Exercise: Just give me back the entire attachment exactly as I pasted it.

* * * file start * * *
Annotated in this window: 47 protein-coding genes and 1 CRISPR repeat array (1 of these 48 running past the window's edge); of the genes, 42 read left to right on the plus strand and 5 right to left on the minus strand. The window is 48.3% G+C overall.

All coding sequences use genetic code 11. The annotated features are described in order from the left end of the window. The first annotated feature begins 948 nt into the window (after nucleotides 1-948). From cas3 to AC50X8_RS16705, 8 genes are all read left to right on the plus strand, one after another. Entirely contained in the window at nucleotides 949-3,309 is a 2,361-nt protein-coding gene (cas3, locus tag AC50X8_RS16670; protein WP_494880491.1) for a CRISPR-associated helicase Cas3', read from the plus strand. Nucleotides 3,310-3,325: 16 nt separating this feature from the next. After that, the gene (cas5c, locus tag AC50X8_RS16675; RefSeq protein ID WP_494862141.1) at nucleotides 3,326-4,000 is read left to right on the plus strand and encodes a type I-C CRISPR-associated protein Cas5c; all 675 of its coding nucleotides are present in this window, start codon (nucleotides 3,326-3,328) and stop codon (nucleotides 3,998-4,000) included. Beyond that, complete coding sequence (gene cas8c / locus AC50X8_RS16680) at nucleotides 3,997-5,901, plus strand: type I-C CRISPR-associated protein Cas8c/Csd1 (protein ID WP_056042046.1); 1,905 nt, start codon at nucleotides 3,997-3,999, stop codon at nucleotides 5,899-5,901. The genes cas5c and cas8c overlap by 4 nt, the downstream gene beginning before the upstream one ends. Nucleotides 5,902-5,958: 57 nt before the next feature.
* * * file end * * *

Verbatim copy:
Annotated in this window: 47 protein-coding genes and 1 CRISPR repeat array (1 of these 48 running past the window's edge); of the genes, 42 read left to right on the plus strand and 5 right to left on the minus strand. The window is 48.3% G+C overall.

All coding sequences use genetic code 11. The annotated features are described in order from the left end of the window. The first annotated feature begins 948 nt into the window (after nucleotides 1-948). From cas3 to AC50X8_RS16705, 8 genes are all read left to right on the plus strand, one after another. Entirely contained in the window at nucleotides 949-3,309 is a 2,361-nt protein-coding gene (cas3, locus tag AC50X8_RS16670; protein WP_494880491.1) for a CRISPR-associated helicase Cas3', read from the plus strand. Nucleotides 3,310-3,325: 16 nt separating this feature from the next. After that, the gene (cas5c, locus tag AC50X8_RS16675; RefSeq protein ID WP_494862141.1) at nucleotides 3,326-4,000 is read left to right on the plus strand and encodes a type I-C CRISPR-associated protein Cas5c; all 675 of its coding nucleotides are present in this window, start codon (nucleotides 3,326-3,328) and stop codon (nucleotides 3,998-4,000) included. Beyond that, complete coding sequence (gene cas8c / locus AC50X8_RS16680) at nucleotides 3,997-5,901, plus strand: type I-C CRISPR-associated protein Cas8c/Csd1 (protein ID WP_056042046.1); 1,905 nt, start codon at nucleotides 3,997-3,999, stop codon at nucleotides 5,899-5,901. The genes cas5c and cas8c overlap by 4 nt, the downstream gene beginning before the upstream one ends. Nucleotides 5,902-5,958: 57 nt before the next feature.